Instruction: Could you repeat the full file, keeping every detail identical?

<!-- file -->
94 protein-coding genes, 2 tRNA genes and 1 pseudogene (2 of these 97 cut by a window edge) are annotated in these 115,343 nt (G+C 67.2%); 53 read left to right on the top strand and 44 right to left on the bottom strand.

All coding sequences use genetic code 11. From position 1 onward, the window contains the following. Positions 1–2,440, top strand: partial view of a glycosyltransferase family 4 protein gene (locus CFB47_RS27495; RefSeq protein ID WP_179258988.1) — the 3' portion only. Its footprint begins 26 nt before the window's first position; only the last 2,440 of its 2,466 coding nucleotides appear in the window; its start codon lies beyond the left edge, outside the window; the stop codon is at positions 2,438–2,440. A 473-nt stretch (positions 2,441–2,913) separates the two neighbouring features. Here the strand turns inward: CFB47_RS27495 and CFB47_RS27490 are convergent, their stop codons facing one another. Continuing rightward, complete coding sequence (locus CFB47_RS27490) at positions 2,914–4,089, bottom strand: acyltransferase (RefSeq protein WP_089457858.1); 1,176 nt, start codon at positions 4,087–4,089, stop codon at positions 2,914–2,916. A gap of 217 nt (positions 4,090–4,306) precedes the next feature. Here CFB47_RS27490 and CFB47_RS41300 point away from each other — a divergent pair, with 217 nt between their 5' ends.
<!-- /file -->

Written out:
94 protein-coding genes, 2 tRNA genes and 1 pseudogene (2 of these 97 cut by a window edge) are annotated in these 115,343 nt (G+C 67.2%); 53 read left to right on the top strand and 44 right to left on the bottom strand.

All coding sequences use genetic code 11. From position 1 onward, the window contains the following. Positions 1–2,440, top strand: partial view of a glycosyltransferase family 4 protein gene (locus CFB47_RS27495; RefSeq protein ID WP_179258988.1) — the 3' portion only. Its footprint begins 26 nt before the window's first position; only the last 2,440 of its 2,466 coding nucleotides appear in the window; its start codon lies beyond the left edge, outside the window; the stop codon is at positions 2,438–2,440. A 473-nt stretch (positions 2,441–2,913) separates the two neighbouring features. Here the strand turns inward: CFB47_RS27495 and CFB47_RS27490 are convergent, their stop codons facing one another. Continuing rightward, complete coding sequence (locus CFB47_RS27490) at positions 2,914–4,089, bottom strand: acyltransferase (RefSeq protein WP_089457858.1); 1,176 nt, start codon at positions 4,087–4,089, stop codon at positions 2,914–2,916. A gap of 217 nt (positions 4,090–4,306) precedes the next feature. Here CFB47_RS27490 and CFB47_RS41300 point away from each other — a divergent pair, with 217 nt between their 5' ends.